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Re: Fixed wheel: Why? Why not?

Posted: 28 Aug 2020, 3:36pm
by Cyril Haearn
Trying to ride fixed and free on alternate rides, no problem swapping over, I do change gear a lot when riding free

Planning a century soon, 50 on each, lunch at home in between :wink:

I approve of the poll result: more than half like riding fixed

Re: Fixed wheel: Why? Why not?

Posted: 28 Aug 2020, 6:54pm
by Brucey
Mike_Ayling wrote:The 28mm tyres, old Vittoria Randonneurs, give a much harsher ride than the 36 X 622 Schwalbe Supremes on the Mercury.
I can't go more than the 28mm but can anybody suggest a more supple tyre?


almost any of the current crop of lightweight 'road' tyres, eg schwalbe one, conti GP5000, various vittoria and Michelin models in 28mm will be a much nicer ride than basic model Vittoria randonneurs. However they are also all pretty lightweight delicate tyres rather than robust heavy ones; yer pays yer money and takes yer choice...

If you want a nice feel with lower cost then various rubino and zaffiro models offer a nice feel for the money (but are not as fast) and if you want improved puncture protection you are soon in the realms of gatorskins and duranos; ride quality is soon compromised, but they are still going to be an improvement over what you have.

cheers

Re: Fixed wheel: Why? Why not?

Posted: 29 Aug 2020, 9:39am
by Mike_Ayling
Brucey wrote:
Mike_Ayling wrote:The 28mm tyres, old Vittoria Randonneurs, give a much harsher ride than the 36 X 622 Schwalbe Supremes on the Mercury.
I can't go more than the 28mm but can anybody suggest a more supple tyre?


almost any of the current crop of lightweight 'road' tyres, eg schwalbe one, conti GP5000, various vittoria and Michelin models in 28mm will be a much nicer ride than basic model Vittoria randonneurs. However they are also all pretty lightweight delicate tyres rather than robust heavy ones; yer pays yer money and takes yer choice...

If you want a nice feel with lower cost then various rubino and zaffiro models offer a nice feel for the money (but are not as fast) and if you want improved puncture protection you are soon in the realms of gatorskins and duranos; ride quality is soon compromised, but they are still going to be an improvement over what you have.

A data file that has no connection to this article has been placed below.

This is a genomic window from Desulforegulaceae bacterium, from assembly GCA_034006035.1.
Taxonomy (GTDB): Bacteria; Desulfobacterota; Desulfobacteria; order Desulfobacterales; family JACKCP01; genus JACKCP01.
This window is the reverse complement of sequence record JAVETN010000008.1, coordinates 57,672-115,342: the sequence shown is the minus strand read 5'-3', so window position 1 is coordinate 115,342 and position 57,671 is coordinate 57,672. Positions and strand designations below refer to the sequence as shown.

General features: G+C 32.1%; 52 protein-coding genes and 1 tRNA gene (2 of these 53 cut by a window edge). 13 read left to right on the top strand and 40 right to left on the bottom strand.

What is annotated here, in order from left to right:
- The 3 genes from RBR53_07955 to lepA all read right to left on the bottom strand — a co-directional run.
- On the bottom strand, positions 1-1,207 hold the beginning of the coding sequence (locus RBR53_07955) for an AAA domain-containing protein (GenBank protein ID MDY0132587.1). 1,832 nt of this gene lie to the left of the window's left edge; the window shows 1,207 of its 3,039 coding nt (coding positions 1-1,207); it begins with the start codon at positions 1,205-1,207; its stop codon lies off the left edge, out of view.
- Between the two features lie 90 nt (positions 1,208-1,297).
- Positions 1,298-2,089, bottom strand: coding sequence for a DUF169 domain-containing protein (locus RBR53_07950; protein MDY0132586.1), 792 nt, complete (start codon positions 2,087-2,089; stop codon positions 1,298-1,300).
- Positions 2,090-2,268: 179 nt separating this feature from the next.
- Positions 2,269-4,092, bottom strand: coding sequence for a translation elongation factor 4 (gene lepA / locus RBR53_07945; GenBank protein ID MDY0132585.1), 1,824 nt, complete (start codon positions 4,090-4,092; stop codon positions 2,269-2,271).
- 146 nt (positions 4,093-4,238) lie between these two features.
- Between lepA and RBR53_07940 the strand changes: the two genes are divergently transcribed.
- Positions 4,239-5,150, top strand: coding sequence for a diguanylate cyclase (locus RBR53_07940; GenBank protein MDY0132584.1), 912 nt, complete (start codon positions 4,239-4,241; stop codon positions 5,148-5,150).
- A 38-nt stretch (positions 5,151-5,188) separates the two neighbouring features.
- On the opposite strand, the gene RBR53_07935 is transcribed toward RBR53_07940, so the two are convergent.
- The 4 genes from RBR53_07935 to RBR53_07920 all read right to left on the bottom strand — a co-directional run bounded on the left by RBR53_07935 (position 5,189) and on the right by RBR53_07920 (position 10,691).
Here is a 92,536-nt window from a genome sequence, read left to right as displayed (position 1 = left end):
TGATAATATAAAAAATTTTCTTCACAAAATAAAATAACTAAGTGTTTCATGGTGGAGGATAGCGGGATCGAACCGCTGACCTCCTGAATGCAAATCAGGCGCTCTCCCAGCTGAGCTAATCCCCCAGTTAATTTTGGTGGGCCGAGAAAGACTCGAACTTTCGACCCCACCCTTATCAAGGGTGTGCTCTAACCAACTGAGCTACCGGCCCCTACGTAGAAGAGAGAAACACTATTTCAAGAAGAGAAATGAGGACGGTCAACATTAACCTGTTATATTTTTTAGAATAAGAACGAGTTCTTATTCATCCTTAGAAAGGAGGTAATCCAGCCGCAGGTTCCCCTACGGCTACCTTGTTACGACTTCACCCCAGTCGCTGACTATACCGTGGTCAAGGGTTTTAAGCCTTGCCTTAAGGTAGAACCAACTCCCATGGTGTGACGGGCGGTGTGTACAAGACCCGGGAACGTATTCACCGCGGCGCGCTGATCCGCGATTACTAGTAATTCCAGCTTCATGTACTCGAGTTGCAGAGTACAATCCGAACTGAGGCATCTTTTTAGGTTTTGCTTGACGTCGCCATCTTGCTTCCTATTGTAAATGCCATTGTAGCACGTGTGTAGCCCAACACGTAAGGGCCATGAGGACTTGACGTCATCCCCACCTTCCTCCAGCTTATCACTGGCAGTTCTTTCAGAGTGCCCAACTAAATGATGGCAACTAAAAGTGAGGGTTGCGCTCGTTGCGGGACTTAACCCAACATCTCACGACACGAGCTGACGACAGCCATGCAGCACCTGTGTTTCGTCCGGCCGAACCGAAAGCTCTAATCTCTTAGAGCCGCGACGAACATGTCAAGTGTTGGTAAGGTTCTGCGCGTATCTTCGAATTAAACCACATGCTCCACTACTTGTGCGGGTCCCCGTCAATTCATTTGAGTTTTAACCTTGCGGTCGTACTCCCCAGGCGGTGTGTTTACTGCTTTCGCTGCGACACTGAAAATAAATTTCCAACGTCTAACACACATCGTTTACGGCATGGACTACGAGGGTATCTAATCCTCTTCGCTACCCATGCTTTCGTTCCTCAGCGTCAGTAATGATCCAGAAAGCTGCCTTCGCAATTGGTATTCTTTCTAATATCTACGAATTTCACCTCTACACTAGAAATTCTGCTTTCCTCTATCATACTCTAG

cheers


Thanks Brucey.

Mike

Re: Fixed wheel: Why? Why not?

Posted: 29 Aug 2020, 10:33pm
by mig
for a fixed bike i'd suggest a heavier tyre on the rear (as you're more likely to have constant weight on there riding fixed) and pair with a lighter, livelier casing on the front.

my commuter steed has a HS308 marathon on the back coupled with a continental GP4S on the front. both 28c.

i'd even ride something lighter on the front through the summer but, living in manchester, the roads are often wet and gritty so i stick with a fairly light tyre rather than a sporty one.

Re: Fixed wheel: Why? Why not?

Posted: 29 Aug 2020, 10:50pm
by Brucey
oddly enough I use a similar setup on my IGH equipped hack bike. I sometimes swap the front wheel about; usually a Bontrager 'select K' rear tyre (not a breakfast cereal) actual width 32mm and something friskier at the front; variously a 25-28mm select K, a Zaffiro pro, a cheap Schwalbe road tyre (Lugano I think), a Conti GP4000.

Interestingly I think the worst tyre with the fastest wheel (Schwalbe Lugano on a 24 spoke aero wheel) is better than the slowest wheel with the best tyre on it (old model shimano dynohub with high lights off drag, with GP4000 fitted). The dynohub goes into audible 'resonance' at about 20mph whether the lights are on or off and if the test data I have seen is to be believed, this results in at least 7-8W of extra drag.

cheers